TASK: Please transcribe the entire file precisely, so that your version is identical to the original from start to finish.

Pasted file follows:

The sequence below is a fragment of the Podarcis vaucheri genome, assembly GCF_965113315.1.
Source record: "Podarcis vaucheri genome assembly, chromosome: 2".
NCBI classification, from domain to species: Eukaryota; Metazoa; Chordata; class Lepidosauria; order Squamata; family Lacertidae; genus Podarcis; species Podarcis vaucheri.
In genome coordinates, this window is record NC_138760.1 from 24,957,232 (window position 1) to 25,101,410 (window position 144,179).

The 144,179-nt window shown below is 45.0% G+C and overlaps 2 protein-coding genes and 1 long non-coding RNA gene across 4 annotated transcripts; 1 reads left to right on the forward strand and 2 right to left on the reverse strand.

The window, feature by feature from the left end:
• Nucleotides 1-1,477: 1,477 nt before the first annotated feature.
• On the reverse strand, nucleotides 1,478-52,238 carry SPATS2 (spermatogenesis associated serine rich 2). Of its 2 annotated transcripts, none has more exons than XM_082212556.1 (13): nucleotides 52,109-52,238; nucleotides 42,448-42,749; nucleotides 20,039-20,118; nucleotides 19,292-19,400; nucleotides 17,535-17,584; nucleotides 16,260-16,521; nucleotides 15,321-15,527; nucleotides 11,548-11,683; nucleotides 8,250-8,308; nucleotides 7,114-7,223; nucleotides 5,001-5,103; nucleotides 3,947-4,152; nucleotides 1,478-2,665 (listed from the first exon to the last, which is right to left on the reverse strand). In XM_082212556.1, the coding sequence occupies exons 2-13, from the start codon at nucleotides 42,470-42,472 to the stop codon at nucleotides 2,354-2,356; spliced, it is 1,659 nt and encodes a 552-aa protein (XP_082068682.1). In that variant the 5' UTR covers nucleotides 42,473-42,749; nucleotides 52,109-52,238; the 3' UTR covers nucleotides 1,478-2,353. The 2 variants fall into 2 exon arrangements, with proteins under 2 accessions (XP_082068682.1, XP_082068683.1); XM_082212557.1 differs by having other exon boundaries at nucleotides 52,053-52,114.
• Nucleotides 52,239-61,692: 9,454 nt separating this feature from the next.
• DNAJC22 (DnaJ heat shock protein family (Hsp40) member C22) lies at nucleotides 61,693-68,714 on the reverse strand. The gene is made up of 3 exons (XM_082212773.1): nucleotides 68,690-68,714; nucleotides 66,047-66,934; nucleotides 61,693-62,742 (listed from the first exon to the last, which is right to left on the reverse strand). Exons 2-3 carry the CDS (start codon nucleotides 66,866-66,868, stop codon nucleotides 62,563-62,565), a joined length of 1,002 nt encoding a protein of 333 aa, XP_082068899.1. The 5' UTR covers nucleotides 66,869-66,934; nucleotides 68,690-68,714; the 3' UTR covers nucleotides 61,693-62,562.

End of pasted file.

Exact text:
The sequence below is a fragment of the Podarcis vaucheri genome, assembly GCF_965113315.1.
Source record: "Podarcis vaucheri genome assembly, chromosome: 2".
NCBI classification, from domain to species: Eukaryota; Metazoa; Chordata; class Lepidosauria; order Squamata; family Lacertidae; genus Podarcis; species Podarcis vaucheri.
In genome coordinates, this window is record NC_138760.1 from 24,957,232 (window position 1) to 25,101,410 (window position 144,179).

The 144,179-nt window shown below is 45.0% G+C and overlaps 2 protein-coding genes and 1 long non-coding RNA gene across 4 annotated transcripts; 1 reads left to right on the forward strand and 2 right to left on the reverse strand.

The window, feature by feature from the left end:
• Nucleotides 1-1,477: 1,477 nt before the first annotated feature.
• On the reverse strand, nucleotides 1,478-52,238 carry SPATS2 (spermatogenesis associated serine rich 2). Of its 2 annotated transcripts, none has more exons than XM_082212556.1 (13): nucleotides 52,109-52,238; nucleotides 42,448-42,749; nucleotides 20,039-20,118; nucleotides 19,292-19,400; nucleotides 17,535-17,584; nucleotides 16,260-16,521; nucleotides 15,321-15,527; nucleotides 11,548-11,683; nucleotides 8,250-8,308; nucleotides 7,114-7,223; nucleotides 5,001-5,103; nucleotides 3,947-4,152; nucleotides 1,478-2,665 (listed from the first exon to the last, which is right to left on the reverse strand). In XM_082212556.1, the coding sequence occupies exons 2-13, from the start codon at nucleotides 42,470-42,472 to the stop codon at nucleotides 2,354-2,356; spliced, it is 1,659 nt and encodes a 552-aa protein (XP_082068682.1). In that variant the 5' UTR covers nucleotides 42,473-42,749; nucleotides 52,109-52,238; the 3' UTR covers nucleotides 1,478-2,353. The 2 variants fall into 2 exon arrangements, with proteins under 2 accessions (XP_082068682.1, XP_082068683.1); XM_082212557.1 differs by having other exon boundaries at nucleotides 52,053-52,114.
• Nucleotides 52,239-61,692: 9,454 nt separating this feature from the next.
• DNAJC22 (DnaJ heat shock protein family (Hsp40) member C22) lies at nucleotides 61,693-68,714 on the reverse strand. The gene is made up of 3 exons (XM_082212773.1): nucleotides 68,690-68,714; nucleotides 66,047-66,934; nucleotides 61,693-62,742 (listed from the first exon to the last, which is right to left on the reverse strand). Exons 2-3 carry the CDS (start codon nucleotides 66,866-66,868, stop codon nucleotides 62,563-62,565), a joined length of 1,002 nt encoding a protein of 333 aa, XP_082068899.1. The 5' UTR covers nucleotides 66,869-66,934; nucleotides 68,690-68,714; the 3' UTR covers nucleotides 61,693-62,562.